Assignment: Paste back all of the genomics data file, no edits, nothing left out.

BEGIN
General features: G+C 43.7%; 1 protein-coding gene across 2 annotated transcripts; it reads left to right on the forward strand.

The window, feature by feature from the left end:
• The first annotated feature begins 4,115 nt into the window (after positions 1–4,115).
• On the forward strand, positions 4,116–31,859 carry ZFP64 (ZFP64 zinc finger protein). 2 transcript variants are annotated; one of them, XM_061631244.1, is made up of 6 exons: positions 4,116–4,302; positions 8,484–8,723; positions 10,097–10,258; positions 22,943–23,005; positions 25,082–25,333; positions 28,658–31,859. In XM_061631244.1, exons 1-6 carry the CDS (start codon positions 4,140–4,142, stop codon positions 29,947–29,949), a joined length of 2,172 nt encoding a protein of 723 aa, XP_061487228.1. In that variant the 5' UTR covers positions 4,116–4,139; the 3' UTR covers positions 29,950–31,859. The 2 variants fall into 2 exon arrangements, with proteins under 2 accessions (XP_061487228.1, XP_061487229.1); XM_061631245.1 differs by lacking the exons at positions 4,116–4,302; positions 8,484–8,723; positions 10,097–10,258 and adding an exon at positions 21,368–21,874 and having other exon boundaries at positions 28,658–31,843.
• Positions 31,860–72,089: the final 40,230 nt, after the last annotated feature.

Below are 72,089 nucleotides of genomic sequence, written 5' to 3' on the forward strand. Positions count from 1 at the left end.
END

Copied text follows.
General features: G+C 43.7%; 1 protein-coding gene across 2 annotated transcripts; it reads left to right on the forward strand.

The window, feature by feature from the left end:
• The first annotated feature begins 4,115 nt into the window (after positions 1–4,115).
• On the forward strand, positions 4,116–31,859 carry ZFP64 (ZFP64 zinc finger protein). 2 transcript variants are annotated; one of them, XM_061631244.1, is made up of 6 exons: positions 4,116–4,302; positions 8,484–8,723; positions 10,097–10,258; positions 22,943–23,005; positions 25,082–25,333; positions 28,658–31,859. In XM_061631244.1, exons 1-6 carry the CDS (start codon positions 4,140–4,142, stop codon positions 29,947–29,949), a joined length of 2,172 nt encoding a protein of 723 aa, XP_061487228.1. In that variant the 5' UTR covers positions 4,116–4,139; the 3' UTR covers positions 29,950–31,859. The 2 variants fall into 2 exon arrangements, with proteins under 2 accessions (XP_061487228.1, XP_061487229.1); XM_061631245.1 differs by lacking the exons at positions 4,116–4,302; positions 8,484–8,723; positions 10,097–10,258 and adding an exon at positions 21,368–21,874 and having other exon boundaries at positions 28,658–31,843.
• Positions 31,860–72,089: the final 40,230 nt, after the last annotated feature.

Below are 72,089 nucleotides of genomic sequence, written 5' to 3' on the forward strand. Positions count from 1 at the left end.